Tallahassee, FL – Today Florida Republicans like Congressmen Southerland, Webster and Young are poised to back the Students Pay More Act, dramatically increasing the cost of college for students and their families. In response, the Florida Democratic Party today held a press call with Elana McGovern, President of the Florida College Democrats and FSU College Democrats, condemning Florida Republicans like Congressmen Southerland, Webster and Young for spiking the cost of education, increasing student debt and making it harder for students and middle class families to afford college.
According to the Associated Press, the Republican bill which Congressmen Southerland, Webster and Young are poised to support dramatically increases the interest rate that students will be forced to pay on their Stafford Student Loans, and will “cost students and families heavily.” Initially, interest rates will increase to 5 percent next year. After that, it gets worse: student’s rates will continue to spike– spiraling upwards to 7.7-percent in 2023 – increasing national student loan debt by $3.7 billion over the next decade.
“Today Republicans like Congressmen Southerland, Webster and Young are poised to take money out of the pockets of students and our families – increasing our debt and making it harder to afford the education we need to grow Florida’s economy,” said Elana McGovern, President of the Florida College Democrats. “Floridians believe that keeping college affordable helps students, helps middle class families and helps power our state’s growth. But if Congressmen Southerland, Webster and Young join with Republicans in Congress to make students pay more, Congressmen Southerland, Webster and Young will have show once again that they are out of touch with our values and part of the problem in Washington.”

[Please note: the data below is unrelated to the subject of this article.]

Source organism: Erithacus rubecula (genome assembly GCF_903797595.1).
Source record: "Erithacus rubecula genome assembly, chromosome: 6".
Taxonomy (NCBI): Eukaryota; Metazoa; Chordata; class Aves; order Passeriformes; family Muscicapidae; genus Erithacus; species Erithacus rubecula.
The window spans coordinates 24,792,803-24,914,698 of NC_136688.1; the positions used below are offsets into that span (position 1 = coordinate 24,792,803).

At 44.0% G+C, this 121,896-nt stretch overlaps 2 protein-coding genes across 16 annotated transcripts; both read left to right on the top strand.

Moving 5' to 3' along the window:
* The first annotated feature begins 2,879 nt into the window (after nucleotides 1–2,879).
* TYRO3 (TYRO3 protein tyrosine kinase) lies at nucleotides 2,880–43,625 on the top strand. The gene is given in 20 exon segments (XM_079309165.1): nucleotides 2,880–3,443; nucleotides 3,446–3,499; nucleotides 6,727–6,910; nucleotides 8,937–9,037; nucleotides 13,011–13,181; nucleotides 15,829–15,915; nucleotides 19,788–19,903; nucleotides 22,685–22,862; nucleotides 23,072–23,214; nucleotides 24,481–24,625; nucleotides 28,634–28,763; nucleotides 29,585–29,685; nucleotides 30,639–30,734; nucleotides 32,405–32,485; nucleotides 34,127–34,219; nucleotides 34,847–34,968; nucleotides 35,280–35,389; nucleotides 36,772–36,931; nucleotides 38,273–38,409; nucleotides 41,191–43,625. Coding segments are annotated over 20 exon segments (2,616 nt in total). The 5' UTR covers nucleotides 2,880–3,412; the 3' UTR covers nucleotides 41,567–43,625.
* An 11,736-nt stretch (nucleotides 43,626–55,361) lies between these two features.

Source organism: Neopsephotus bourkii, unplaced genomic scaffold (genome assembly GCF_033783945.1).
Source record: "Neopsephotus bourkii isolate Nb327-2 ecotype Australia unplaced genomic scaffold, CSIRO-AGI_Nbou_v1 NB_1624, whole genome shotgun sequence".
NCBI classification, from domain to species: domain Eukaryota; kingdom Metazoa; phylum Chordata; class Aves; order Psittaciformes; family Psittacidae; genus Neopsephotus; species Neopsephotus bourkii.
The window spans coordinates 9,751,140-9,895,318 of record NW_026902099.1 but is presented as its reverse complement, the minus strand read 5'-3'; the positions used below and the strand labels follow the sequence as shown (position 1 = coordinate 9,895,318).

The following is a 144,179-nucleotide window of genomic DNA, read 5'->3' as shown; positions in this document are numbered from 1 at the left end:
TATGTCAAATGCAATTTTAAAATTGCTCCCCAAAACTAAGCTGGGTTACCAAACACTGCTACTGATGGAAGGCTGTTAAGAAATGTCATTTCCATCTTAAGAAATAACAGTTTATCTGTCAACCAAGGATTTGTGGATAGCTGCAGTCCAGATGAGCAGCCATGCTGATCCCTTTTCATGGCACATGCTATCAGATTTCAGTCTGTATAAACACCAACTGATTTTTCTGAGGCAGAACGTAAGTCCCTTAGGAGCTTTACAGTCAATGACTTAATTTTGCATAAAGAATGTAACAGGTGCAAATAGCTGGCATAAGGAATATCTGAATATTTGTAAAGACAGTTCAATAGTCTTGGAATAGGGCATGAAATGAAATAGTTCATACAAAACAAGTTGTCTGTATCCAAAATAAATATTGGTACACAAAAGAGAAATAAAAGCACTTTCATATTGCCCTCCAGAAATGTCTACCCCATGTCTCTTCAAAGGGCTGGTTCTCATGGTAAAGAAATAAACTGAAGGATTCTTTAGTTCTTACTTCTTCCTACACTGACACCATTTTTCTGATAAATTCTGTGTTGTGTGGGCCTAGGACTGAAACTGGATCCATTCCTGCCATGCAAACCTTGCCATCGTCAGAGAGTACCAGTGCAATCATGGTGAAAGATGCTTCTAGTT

GOP Proposal to Avert Student Loan Hike Would Mean Climbing Rates Reset Every Year. “Without Congress’ action, interest rates for new subsidized Stafford student loans would double from 3.4 percent to 6.8 percent on July 1 […] Under the GOP proposal, student loans would be reset every year and based on 10-year Treasury notes, plus an added percentage […] Using Congressional Budget Office projections, that would translate to a 5 percent interest rate on Stafford loans in 2014, but the rate would climb to 7.7 percent for loans in 2023. Stafford loan rates would be capped at 8.5 percent, while loans for parents and graduate students would have a 10.5 percent ceiling under the GOP proposal.” [Associated Press, 5/16/13]
“The GOP Plan Would Cost Students and Families Heavily.” “In real dollars, the GOP plan would cost students and families heavily, according to the nonpartisan Congressional Research Service […] Republicans, however, stood by the proposal as needed amid economic struggles.” [Associated Press, 5/16/13]
Over 50 Percent of Florida College Students Have Loan Debt. The Project on Student Debt reported that 51 percent of Florida College students have loan debt, with an average of $23,054 per borrower. [Project on Student Debt, accessed 5/21/13]
Florida Republican Congressmen Voted to Slash Pell Grant Eligibility and Freeze Pell Grant Funding. In March 2013, Florida Republican Congressmen voted for the House Republican budget. Inside Higher Ed reported, “The budget also calls for reversing changes to the grant’s needs analysis formula put into place in 2007, which expanded the number of students eligible for Pell Grants, in essence making fewer students eligible to receive them.” In addition, Campus Progress found: “Under the House Republican Budget, Pell Grants would be capped at the current level of $5,645 for 10 years, and eliminate all mandatory funding. In other words, under Ryan’s plan, Pell Grants would not keep up with the pace of inflation and rising tuition costs, and would be worth less each successive year.” [Inside Higher Ed, 3/13/13; Campus Progress, 3/12/13; H Con Res 25, Vote #88, 3/21/13]
Last Year, Florida Republican Congressmen Voted to Cut Pell Grants for 9.6 Million Students. On March 29, 2012, Florida Republican Congressmen voted in favor of a spending plan that could cut Pell grants by more than $1,000 in 2014 for 9.6 million students. [H Con Res 112, Vote #151, 3/29/12; OMB, 3/21/12]
Congressman Southerland Said He Would Eliminate the Department of Education. “I think departments like the Department of Education, Department of Energy, the EPA, I think those are things that right now we can’t afford. And in business, if we can’t afford it, we don’t buy it. There’s a lot of money being spent in Washington D.C. that we could eliminate if we cut, and those are some of the departments I would cut right there […] I believe that our education system in many ways is incompetent. The federal government is in charge of it. It needs to be pushed back to the states, and to the counties, and to the local communities.” [Suwannee County REC Candidate Forum, 6/08/10]